said means is a short circuited delay line network and a clamper network coupled in that order from said difference amplifier to an output to produce a delay of each applied signal one pulse width which is clamped at a fixed potential by said clamping network to produce a substantially zero amplitude signal for one pusle width following a desired echo signal.
8. A dual channel video cancellation anti-jam circuit of a radar first target tracking system comprising:
a main antenna of high gain and narrow beam width;
an auxiliary antenna of low gain and wide beam width;
a mixer, a linear preamplifier, and a logarithmic receiver coupled in that order from each antenna to an output, forming two channels to produce a logarithmic function output signal in each channel from each simultaneously received echo signal and interference jamming signal;
a difference amplifier coupled to the output of each channel to subtract the logarithmic function signal received through the auxiliary antenna from the logarithmic function signal received through said main antenna to produce difference signals of echo and interference jamming signals, said difference echo signals being of equal amplitude with said difference interference jamming signals;
a delay line coupled to receive the difference output of echo and interference signals from said difference amplifier to pass said difference signals as well as to delay and invert said signals a pulse width thereof following each said difference signal; and
a clamper network coupled to said delay line to clamp said delayed and inverted signals at substantially zero potential whereby interference jamming signals coincident with or following an echo signal are cancelled and ineffective to saturate or steal the target tracking gates of the target tracking system.
9. A dual channel video cancellation anti-jam circuit as set forth in claim 8 wherein
said logarithmic receiver includes a plurality of stages of logarithmic amplifiers and detectors to produce said logarithmic function signals.
Referring more particularly to FIG. 1 of the drawings, a main antenna 10 is illustrated as being coupled to a mixer 12 which has oscillations mixed from a local oscillator 13 therewith to produce intermediate frequency (IF) for the IF stages of the receiver. The IF stages include a linear preamplifier 14 and a logarithmic receiver 16, the output of which is over the conductor means 18. The antenna 10, mixer 12, preamplifier 14, and logarithmic receiver 16 constitute the main receiver channel of this system. An auxiliary fixed antenna 10' is coupled to a mixer 12' which is fed beat frequency from the local oscillator 13. The mixer produces on its output the IF which is applied through a linear preamplifier 14' and a logarithmic receiver 16' to an output conductor 18'. The mixers, linear preamplifiers, and logarithmic receivers may be identical in both channels and, accordingly, are identified by the principal reference characters in the main receiver channel and by the same reference characters primed in the auxiliary receiver channel for a ready recognition of the similarity of the two channels. The main antenna 10 is the normal high gain parabolic type having conical scanning and a pencil beam. The auxiliary antenna 10' is a fixed antenna horn for a lower gain and a wider beam width than the main antenna 10. Hence, for any signal appearing in the main beam of the main antenna 10, the same signal in the auxiliary channel is smaller by a fixed ratio. To realize the full anti-jam advantages of this system, angle tracking considerations dictate that the auxiliary antenna gain at any angle off beam center is at least as great as the gain of the main antenna in that direction.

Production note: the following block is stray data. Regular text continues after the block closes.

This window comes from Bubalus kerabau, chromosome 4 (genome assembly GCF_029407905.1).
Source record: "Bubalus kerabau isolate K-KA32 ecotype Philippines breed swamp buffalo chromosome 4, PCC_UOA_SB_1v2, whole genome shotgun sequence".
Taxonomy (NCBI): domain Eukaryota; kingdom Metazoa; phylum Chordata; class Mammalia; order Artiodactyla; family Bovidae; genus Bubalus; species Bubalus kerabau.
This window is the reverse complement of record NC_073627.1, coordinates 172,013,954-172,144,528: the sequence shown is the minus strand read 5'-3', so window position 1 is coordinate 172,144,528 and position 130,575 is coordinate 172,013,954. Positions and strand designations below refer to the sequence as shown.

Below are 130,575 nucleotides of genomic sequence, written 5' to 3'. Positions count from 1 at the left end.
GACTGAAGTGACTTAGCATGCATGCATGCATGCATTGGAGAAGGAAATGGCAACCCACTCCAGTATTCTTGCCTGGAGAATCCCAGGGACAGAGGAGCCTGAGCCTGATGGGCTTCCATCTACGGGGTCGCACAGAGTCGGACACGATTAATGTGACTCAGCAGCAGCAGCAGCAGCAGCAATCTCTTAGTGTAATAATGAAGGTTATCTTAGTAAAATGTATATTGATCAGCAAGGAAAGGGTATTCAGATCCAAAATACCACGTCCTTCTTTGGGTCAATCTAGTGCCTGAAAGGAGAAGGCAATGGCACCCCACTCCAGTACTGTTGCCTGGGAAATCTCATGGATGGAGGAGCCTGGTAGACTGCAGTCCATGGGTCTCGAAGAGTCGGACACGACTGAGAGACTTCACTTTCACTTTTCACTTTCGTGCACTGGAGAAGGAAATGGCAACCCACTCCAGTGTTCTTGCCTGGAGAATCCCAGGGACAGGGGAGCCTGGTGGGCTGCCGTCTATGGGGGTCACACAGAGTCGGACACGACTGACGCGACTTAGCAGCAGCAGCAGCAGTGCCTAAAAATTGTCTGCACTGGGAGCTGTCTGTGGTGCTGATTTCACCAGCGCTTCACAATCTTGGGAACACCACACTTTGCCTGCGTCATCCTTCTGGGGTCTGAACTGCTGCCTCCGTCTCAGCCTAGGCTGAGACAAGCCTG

The linear preamplifiers are of well-known and conventional design but must have a linear dynamic range which is equal to that of the logarithmic receivers and of sufficient gain to raise the receiver thermal noise to the level where the logarithmic operation takes place in the logarithmic amplifiers of the logarithmic receiver soon to be described. Since the bandwidth of the logarithmic amplifiers in the logarithmic receivers increases with an increase of signal amplitude, the overall receiver bandwidth should be determined in the preamplifiers or in an associated bandwidth switching unit.